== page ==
Have you ever had to re-think an aspect of your identity, in order to make an important change? It’s a lot more subtle and challenging than it sounds, at least in my experience.

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“There Is No More Miserable Human Being Than One in Whom Nothing Is Habitual”

“There is no more miserable human being than one in whom nothing is habitual but indecision, and for whom the lighting of every cigar, the drinking of every cup, the time of rising and going to bed every day, and the beginning of every bit of work, are subjects of express volitional deliberation. Full half the time of such a man goes to the deciding, or regretting, of matters which ought to be so ingrained in him as practically not to exist for his consciousness at all.”

— William James, Talks to Teachers on Psychology

William James is certainly one of the great thinkers about the nature of habits. I find myself quoting him constantly. And I absolutely agree with his point: the key benefit of making habits is that they relieve us from the weariness of decision-making.

Whenever I hear someone talking about the importance of making “healthy choices,” I think — no! Don’t keep making healthy choices! The more we choose, the more likely we are to choose the wrong course. Choose once, then don’t choose again. Decide not to decide.  Use habits.

In an earlier draft of my forthcoming book about habits, Better Than Before, I used this quotation as one of two epigraphs, along with this quotation from John Gardner (which haunts me). But in a recent revision, I chucked them both and picked an entirely different quotation; how I love choosing epigraphs.  If you want to know when the book goes on sale, sign up here.

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When Facing Temptation, Are You an All-or-Nothing Person? A Quiz.

This morning, I had a long, heated conversation with a friend about the distinction between Abstainers and Moderators. I really do believe that this is one of the most helpful insights I’ve ever had, about how to change your habits.

Of course, I’ve been thinking non-stop about habits for the book I’m writing, Better Than Before. In it, I identify the strategies that we can use to make and break our habits.  (If you want to know when Better Than Before goes on sale, sign up here.)

One of my big conclusions: if you want to change a habit, you should start by understanding yourself.

Self-knowledge is so important that I spend two chapters on it. First: the Strategy of the Four Tendencies. It’s very, very helpful to know your Tendency.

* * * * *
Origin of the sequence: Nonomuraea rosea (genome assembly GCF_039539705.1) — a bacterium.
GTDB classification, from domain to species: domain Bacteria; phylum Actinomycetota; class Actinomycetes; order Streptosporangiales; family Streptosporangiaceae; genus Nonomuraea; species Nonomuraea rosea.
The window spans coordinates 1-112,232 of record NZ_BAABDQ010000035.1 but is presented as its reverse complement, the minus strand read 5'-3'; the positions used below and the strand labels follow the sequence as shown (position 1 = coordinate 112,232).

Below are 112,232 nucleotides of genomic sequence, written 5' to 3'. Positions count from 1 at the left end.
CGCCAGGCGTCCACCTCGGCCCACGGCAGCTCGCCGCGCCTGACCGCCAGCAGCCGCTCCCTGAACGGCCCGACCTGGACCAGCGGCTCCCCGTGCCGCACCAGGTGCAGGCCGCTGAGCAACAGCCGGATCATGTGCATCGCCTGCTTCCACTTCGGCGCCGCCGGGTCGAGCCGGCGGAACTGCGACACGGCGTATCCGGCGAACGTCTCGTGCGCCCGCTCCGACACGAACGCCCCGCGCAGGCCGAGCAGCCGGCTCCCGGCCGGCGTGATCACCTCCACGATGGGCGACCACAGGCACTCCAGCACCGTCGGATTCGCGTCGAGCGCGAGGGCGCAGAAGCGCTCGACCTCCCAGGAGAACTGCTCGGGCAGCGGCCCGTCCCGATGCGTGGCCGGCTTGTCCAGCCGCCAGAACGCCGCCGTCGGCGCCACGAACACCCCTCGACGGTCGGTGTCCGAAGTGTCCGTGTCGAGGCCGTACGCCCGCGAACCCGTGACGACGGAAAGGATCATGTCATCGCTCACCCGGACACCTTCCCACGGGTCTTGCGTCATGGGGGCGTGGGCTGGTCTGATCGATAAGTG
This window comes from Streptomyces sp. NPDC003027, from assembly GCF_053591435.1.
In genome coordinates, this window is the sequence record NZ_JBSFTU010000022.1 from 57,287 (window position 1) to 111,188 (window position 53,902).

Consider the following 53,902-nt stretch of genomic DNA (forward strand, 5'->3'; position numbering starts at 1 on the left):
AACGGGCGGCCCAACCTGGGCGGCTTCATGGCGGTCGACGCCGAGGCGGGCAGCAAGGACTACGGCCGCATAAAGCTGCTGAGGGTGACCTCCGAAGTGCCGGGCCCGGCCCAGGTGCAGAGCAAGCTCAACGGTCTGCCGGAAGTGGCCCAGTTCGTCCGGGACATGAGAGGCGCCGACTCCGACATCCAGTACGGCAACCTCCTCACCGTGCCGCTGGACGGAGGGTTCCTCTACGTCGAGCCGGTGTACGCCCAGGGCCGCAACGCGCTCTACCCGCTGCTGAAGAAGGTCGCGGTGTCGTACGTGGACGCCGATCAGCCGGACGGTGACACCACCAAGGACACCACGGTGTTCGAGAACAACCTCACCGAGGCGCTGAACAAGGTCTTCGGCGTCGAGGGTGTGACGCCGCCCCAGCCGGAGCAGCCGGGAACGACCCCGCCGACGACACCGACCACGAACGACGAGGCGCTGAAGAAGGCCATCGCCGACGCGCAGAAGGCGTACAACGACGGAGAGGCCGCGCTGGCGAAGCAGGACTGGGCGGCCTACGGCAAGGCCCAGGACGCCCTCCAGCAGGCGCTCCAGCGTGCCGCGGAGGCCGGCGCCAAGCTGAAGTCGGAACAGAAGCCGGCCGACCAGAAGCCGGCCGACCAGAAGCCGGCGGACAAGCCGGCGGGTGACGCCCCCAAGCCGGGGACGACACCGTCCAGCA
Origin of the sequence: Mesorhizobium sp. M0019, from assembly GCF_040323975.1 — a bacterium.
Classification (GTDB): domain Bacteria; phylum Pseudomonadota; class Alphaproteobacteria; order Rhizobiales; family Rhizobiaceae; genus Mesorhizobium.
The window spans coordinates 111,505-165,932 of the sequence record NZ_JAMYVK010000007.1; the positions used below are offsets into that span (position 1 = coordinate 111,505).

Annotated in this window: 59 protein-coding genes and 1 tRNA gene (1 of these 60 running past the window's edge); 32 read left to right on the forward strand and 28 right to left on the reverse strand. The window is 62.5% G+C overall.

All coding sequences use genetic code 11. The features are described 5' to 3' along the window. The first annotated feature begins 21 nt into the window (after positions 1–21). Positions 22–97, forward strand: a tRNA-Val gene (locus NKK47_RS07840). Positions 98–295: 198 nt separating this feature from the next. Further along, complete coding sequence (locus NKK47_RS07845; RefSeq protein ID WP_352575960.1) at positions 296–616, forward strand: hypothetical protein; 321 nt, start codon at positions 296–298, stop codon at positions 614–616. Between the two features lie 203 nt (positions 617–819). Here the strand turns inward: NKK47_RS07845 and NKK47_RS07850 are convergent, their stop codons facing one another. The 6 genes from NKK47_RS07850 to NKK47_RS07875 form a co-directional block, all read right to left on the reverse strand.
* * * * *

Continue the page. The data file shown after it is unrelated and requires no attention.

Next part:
Second: the Strategy of Distinctions. Although it’s always a bit artificial to divide people into distinct categories, I find that it’s very helpful. For instance, are you a marathoner or sprinter? When we know ourselves, we gain more command over ourselves.

However, one distinction is so helpful for habit change that I devoted an entire chapter to it: the Strategy of Abstaining.

In a nutshell: “Abstainers” do better when they resist a temptation altogether (I’m an Abstainer). “Moderators” do better when they indulge moderately.

Abstaining is a counter-intuitive and non-universal strategy. It absolutely doesn’t work for everyone. But for people like me, it’s enormously useful.

As an Abstainer, if I try to be moderate, I exhaust myself arguing:” How much can I have?”” Does this time ‘count’?” “If I had it yesterday, can I have it today?” But Abstaining ends those draining debates. I don’t feel deprived at all. If I never do something, it requires no self-control to maintain that habit.

It’s a Secret of Adulthood: By giving something up, I gain. As my sister so brilliantly phrased it, “Now I’m free from French fries.”

You’re an abstainer if you…
– have trouble stopping something once you’ve started
– aren’t tempted by things that you’ve decided are off-limits

Moderators, for their part, find that occasional indulgence both heightens their pleasure and strengthens their resolve. They may even find that keeping treats near at hand makes them less likely to indulge, because when they know they can have something, they don’t crave it.

You’re a moderator if you…
– find that occasional indulgence heightens your pleasure–and strengthens your resolve
– get panicky at the thought of “never” getting or doing something

The key is: Which way is easier for you? I know Abstaining may sound hard, but for me, it’s easier. Truly! Also, what approach allows you to avoid feeling deprived? For good habits, it’s very important not to allow ourselves to feel deprived.